A Jewish writer takes an educational journey through the feasts and fasts of the religious calendar.
Former 60 Minutes producer Pogrebin (One and the Same: My Life as an Identical Twin and What I've Learned About Everyone's Struggle to Be Singular, 2009, etc.) embarked on a rigorous program celebrating, for a full year, the grave holy days and happy holidays her faith prescribes, even those that eschew electronic devices. Living a year by the prayer book, she found personal possibilities and universal implications, beginning her year of learning one autumn with the theological New Year. That was quickly followed by a fast day recognized only by the most observant. Then came a solemn Yom Kippur, a major fast day and the most serious day of reckoning. The author also chronicles days appealing to the senses, days celebrating the reception of the Holy Law, and more minor fasting days. There’s a proto-Earth day and a day for masquerading to commemorate an escape from annihilation. For Passover, the author attended a feminist observance. The most important holiday comes not annually but weekly: the day of rest when all manner of work and all mundane concerns are set aside. Regarding the ancient holidays, there are reorchestrated and new ones to commemorate the establishment of the state of Israel, its lost defenders, and the Holocaust. For the book, Pogrebin, a bit of a religious tourist, traveled to various synagogues and consulted scores of rabbis and scholars—though none in the Orthodox right wing of Judaism. She offers homilies, elaborate similes, and other illustrative figures of speech that will engage like-minded readers. The text, however, won’t enjoy ready acceptance with those who do not find room in the tradition for touchy-feely sentiments, such as “mindful walking” or “mindful sweating.” The graceful value of Pogrebin’s tract is the deep faith and rich vitality evident in her up-close and personal Jewish year.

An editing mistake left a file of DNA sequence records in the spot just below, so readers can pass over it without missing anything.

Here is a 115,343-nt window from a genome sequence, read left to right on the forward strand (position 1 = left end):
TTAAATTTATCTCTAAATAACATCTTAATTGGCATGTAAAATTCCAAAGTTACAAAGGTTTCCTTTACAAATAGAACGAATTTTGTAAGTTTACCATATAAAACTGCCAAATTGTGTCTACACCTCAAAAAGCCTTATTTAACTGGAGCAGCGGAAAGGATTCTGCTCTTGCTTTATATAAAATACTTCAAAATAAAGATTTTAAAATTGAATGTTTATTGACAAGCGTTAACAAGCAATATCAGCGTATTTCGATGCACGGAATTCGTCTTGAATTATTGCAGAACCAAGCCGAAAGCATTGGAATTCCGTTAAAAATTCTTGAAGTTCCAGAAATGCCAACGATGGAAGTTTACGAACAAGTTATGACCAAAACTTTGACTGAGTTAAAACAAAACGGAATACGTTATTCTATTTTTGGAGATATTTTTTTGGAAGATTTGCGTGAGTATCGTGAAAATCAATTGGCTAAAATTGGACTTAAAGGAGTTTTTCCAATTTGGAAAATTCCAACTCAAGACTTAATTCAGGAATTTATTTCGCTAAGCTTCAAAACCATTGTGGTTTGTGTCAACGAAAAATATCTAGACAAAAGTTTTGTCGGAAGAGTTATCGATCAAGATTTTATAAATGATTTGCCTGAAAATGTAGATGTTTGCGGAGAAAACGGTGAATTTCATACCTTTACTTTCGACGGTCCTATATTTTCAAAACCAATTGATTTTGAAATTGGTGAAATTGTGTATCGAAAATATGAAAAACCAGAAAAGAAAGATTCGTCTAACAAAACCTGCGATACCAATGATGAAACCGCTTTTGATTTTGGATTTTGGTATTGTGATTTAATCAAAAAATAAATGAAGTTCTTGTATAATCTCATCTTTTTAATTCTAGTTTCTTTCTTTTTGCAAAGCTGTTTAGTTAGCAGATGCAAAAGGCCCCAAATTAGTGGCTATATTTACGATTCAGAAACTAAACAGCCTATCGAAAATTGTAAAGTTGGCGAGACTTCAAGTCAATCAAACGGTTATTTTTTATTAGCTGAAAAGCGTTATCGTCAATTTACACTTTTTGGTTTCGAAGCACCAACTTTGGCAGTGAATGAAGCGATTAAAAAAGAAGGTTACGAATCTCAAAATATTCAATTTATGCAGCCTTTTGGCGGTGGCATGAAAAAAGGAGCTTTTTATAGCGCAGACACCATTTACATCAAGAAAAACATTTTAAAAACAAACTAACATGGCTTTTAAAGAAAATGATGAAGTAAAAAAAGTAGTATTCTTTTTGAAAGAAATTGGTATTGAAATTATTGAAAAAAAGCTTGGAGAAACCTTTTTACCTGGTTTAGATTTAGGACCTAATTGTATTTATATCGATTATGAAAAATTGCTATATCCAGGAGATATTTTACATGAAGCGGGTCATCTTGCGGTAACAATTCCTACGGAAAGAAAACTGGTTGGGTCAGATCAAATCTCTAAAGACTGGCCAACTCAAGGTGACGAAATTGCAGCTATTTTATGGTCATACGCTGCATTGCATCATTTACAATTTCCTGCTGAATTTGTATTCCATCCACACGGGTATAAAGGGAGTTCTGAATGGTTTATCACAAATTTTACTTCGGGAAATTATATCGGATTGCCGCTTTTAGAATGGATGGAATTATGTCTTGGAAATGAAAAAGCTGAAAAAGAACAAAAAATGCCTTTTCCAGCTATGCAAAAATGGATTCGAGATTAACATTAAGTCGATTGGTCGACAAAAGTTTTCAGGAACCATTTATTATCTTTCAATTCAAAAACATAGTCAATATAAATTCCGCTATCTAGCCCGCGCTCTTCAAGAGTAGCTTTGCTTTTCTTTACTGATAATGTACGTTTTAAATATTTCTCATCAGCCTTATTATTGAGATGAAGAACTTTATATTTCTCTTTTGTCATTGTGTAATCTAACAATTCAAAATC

A sentimental journey through Judaic practice and thought.